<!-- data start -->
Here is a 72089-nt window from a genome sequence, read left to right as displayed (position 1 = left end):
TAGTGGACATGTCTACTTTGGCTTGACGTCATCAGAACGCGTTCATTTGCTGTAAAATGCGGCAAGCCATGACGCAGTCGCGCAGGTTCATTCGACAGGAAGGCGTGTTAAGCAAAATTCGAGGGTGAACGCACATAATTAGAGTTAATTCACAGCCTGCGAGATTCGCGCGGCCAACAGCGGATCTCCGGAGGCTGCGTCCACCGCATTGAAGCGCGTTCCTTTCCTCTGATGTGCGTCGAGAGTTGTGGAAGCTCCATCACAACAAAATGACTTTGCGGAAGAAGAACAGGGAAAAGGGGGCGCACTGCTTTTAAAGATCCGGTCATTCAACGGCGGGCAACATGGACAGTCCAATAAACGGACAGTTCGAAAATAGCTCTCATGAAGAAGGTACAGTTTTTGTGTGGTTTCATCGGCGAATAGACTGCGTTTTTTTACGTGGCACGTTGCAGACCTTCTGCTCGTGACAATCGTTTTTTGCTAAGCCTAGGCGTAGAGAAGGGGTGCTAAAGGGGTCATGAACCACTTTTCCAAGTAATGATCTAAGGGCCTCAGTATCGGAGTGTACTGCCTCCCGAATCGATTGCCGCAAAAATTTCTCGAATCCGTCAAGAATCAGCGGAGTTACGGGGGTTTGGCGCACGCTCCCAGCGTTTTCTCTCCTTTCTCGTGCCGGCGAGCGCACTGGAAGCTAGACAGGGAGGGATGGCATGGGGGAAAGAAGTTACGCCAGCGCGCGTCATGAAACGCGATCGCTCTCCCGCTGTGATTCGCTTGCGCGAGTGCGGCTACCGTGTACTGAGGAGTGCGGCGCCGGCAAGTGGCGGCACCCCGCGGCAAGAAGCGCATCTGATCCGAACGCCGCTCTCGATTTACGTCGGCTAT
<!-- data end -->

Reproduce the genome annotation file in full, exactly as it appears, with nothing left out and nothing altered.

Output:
Here is a 72089-nt window from a genome sequence, read left to right as displayed (position 1 = left end):
TAGTGGACATGTCTACTTTGGCTTGACGTCATCAGAACGCGTTCATTTGCTGTAAAATGCGGCAAGCCATGACGCAGTCGCGCAGGTTCATTCGACAGGAAGGCGTGTTAAGCAAAATTCGAGGGTGAACGCACATAATTAGAGTTAATTCACAGCCTGCGAGATTCGCGCGGCCAACAGCGGATCTCCGGAGGCTGCGTCCACCGCATTGAAGCGCGTTCCTTTCCTCTGATGTGCGTCGAGAGTTGTGGAAGCTCCATCACAACAAAATGACTTTGCGGAAGAAGAACAGGGAAAAGGGGGCGCACTGCTTTTAAAGATCCGGTCATTCAACGGCGGGCAACATGGACAGTCCAATAAACGGACAGTTCGAAAATAGCTCTCATGAAGAAGGTACAGTTTTTGTGTGGTTTCATCGGCGAATAGACTGCGTTTTTTTACGTGGCACGTTGCAGACCTTCTGCTCGTGACAATCGTTTTTTGCTAAGCCTAGGCGTAGAGAAGGGGTGCTAAAGGGGTCATGAACCACTTTTCCAAGTAATGATCTAAGGGCCTCAGTATCGGAGTGTACTGCCTCCCGAATCGATTGCCGCAAAAATTTCTCGAATCCGTCAAGAATCAGCGGAGTTACGGGGGTTTGGCGCACGCTCCCAGCGTTTTCTCTCCTTTCTCGTGCCGGCGAGCGCACTGGAAGCTAGACAGGGAGGGATGGCATGGGGGAAAGAAGTTACGCCAGCGCGCGTCATGAAACGCGATCGCTCTCCCGCTGTGATTCGCTTGCGCGAGTGCGGCTACCGTGTACTGAGGAGTGCGGCGCCGGCAAGTGGCGGCACCCCGCGGCAAGAAGCGCATCTGATCCGAACGCCGCTCTCGATTTACGTCGGCTAT